LIVE MARKETS Business as usual – Reuters


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It's business as usual on Wall Street it seems, in a show of confidence the Federal Reserve can smoothly turn off the tap on stimulus with little damage to the economy and company profits.
A U.S. inflation headline print at its highest since the 1980s at 7% came as no shock on Wednesday and risks the macro cycle faces from the upcoming rate-hike round, starting as early as March, look to be tomorrow's problem.
The Nasdaq has clawed back more than half of this year's losses caused by the spike in real yields paid by bonds, with the retail crowd jumping back in to buy the dip. This time they have concentrated on the megacaps they see as safer.
And following an initial jolt, the TINA argument that "there is no alternative" to the equity market staged a comeback, while 10-year U.S. government bond yields are down more than 5 basis points from this week's peak just above 1.8% .
The day ahead could be less lively, though.
World stocks flat-lined in Asian trading hours after jumping 3% from Monday's lows, and futures point to slight declines across European equity markets and in the U.S. later on.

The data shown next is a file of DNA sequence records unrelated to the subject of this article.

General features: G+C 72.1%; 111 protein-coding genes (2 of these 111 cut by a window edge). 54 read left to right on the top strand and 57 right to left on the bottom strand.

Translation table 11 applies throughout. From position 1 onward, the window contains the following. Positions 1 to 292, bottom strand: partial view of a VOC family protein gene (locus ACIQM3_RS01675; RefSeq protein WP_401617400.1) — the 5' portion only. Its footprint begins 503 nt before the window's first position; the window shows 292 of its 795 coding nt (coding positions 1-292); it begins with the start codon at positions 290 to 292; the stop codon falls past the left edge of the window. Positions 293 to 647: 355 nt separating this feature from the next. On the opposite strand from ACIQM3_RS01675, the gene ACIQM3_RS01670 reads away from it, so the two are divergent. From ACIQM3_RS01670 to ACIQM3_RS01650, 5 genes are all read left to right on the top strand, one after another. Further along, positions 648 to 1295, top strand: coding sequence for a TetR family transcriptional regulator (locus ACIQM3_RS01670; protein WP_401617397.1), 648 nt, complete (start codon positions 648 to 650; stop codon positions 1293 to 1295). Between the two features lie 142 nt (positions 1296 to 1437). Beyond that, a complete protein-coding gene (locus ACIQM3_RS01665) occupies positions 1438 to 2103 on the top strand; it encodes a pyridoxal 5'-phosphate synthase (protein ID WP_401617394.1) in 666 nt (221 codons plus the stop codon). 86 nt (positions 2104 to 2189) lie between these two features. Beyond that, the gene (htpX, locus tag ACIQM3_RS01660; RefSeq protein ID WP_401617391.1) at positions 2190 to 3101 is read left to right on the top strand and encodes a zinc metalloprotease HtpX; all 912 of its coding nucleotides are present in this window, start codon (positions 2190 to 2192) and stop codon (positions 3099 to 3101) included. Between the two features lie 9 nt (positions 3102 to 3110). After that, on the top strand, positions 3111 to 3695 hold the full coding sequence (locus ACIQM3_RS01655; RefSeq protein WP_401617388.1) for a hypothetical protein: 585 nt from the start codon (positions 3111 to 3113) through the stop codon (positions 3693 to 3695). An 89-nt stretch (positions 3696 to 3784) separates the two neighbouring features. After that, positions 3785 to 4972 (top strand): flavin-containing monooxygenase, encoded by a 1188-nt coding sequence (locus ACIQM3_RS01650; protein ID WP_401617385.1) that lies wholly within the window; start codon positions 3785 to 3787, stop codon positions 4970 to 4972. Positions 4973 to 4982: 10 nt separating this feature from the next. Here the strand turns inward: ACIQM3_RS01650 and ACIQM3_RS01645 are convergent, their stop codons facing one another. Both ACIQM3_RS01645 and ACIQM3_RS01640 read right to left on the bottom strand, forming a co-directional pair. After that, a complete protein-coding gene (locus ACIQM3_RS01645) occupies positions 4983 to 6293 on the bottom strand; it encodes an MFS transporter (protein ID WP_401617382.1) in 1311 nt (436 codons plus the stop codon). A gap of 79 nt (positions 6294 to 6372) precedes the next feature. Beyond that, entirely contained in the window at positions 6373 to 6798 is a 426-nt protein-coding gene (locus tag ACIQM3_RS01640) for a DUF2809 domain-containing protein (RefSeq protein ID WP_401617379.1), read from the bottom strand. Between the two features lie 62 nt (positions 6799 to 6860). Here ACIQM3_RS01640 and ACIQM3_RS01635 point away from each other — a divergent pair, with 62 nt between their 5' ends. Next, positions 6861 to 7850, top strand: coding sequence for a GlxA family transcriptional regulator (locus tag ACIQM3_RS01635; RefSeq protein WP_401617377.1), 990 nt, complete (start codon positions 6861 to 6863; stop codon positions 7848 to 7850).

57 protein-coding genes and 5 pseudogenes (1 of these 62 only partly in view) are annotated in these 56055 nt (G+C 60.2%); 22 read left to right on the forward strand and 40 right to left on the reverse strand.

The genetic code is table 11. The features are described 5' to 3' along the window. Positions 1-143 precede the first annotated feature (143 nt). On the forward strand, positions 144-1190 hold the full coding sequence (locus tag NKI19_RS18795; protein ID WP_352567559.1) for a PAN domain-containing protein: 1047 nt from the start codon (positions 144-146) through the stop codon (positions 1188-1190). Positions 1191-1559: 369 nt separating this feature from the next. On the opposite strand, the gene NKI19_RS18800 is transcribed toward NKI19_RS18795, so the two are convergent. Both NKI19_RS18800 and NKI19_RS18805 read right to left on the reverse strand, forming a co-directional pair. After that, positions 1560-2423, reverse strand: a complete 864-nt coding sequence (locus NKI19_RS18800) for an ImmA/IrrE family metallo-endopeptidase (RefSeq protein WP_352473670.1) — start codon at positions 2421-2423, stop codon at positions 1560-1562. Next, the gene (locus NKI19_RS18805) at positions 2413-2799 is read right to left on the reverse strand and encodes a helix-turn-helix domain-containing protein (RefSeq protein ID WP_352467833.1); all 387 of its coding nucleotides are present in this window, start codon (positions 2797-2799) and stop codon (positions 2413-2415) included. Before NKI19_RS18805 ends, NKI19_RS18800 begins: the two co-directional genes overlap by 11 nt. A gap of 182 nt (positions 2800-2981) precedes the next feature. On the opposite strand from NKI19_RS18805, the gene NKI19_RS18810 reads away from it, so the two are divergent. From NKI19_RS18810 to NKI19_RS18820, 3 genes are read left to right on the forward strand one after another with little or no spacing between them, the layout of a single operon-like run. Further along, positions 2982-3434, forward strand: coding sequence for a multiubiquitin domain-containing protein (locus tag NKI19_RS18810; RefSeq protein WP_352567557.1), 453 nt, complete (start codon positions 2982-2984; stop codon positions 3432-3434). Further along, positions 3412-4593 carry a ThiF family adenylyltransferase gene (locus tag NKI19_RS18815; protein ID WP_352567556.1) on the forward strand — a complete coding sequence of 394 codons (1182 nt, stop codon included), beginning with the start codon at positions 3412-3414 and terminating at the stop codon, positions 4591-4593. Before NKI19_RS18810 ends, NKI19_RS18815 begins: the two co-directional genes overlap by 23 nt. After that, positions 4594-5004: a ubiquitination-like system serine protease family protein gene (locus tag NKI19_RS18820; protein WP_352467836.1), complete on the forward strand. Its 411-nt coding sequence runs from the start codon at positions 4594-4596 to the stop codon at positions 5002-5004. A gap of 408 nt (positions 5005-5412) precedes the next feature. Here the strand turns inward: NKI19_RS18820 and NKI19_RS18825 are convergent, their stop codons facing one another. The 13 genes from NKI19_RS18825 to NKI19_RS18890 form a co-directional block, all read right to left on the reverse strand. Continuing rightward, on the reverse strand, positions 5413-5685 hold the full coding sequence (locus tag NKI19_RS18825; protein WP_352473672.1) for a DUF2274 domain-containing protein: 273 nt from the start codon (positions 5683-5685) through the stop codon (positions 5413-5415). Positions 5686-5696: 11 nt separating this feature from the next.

Still, China's short-term money rates jumped to four-month highs, on rising seasonal cash demand, as the market's focus shifts to whether the central bank will trim policy rates to cushion the economic slowdown. read more
Oil is also set for a break after reclaiming pre-Omicron highs this week, in a blistering recovery that saw Brent prices jump 30% from December lows to near $85 a barrel.
The data calendar is light, but there is plenty of central bank speakers to focus on. Fed Governor Lael Brainard appears at Congress for a hearing into her nomination as deputy chair.
Key developments that should provide more direction to markets on Thursday:
European shares look set for slight losses at the open after two days of strong gains driven by commodity stocks and helped by easing bond yields that took pressure off the tech sector.
Futures on the Euro STOXX 50, DAX and FTSE indices were last trading down around 0.2% and 0.3%, with similar moves seen in U.S. equity derivatives.
Over in Asia, shares were dragged lower by weakness in Chinese economic data although investors seemed relieved that U.S. inflation data was not hot enough to force even faster monetary tightening by the Fed. read more
(Danilo Masoni)
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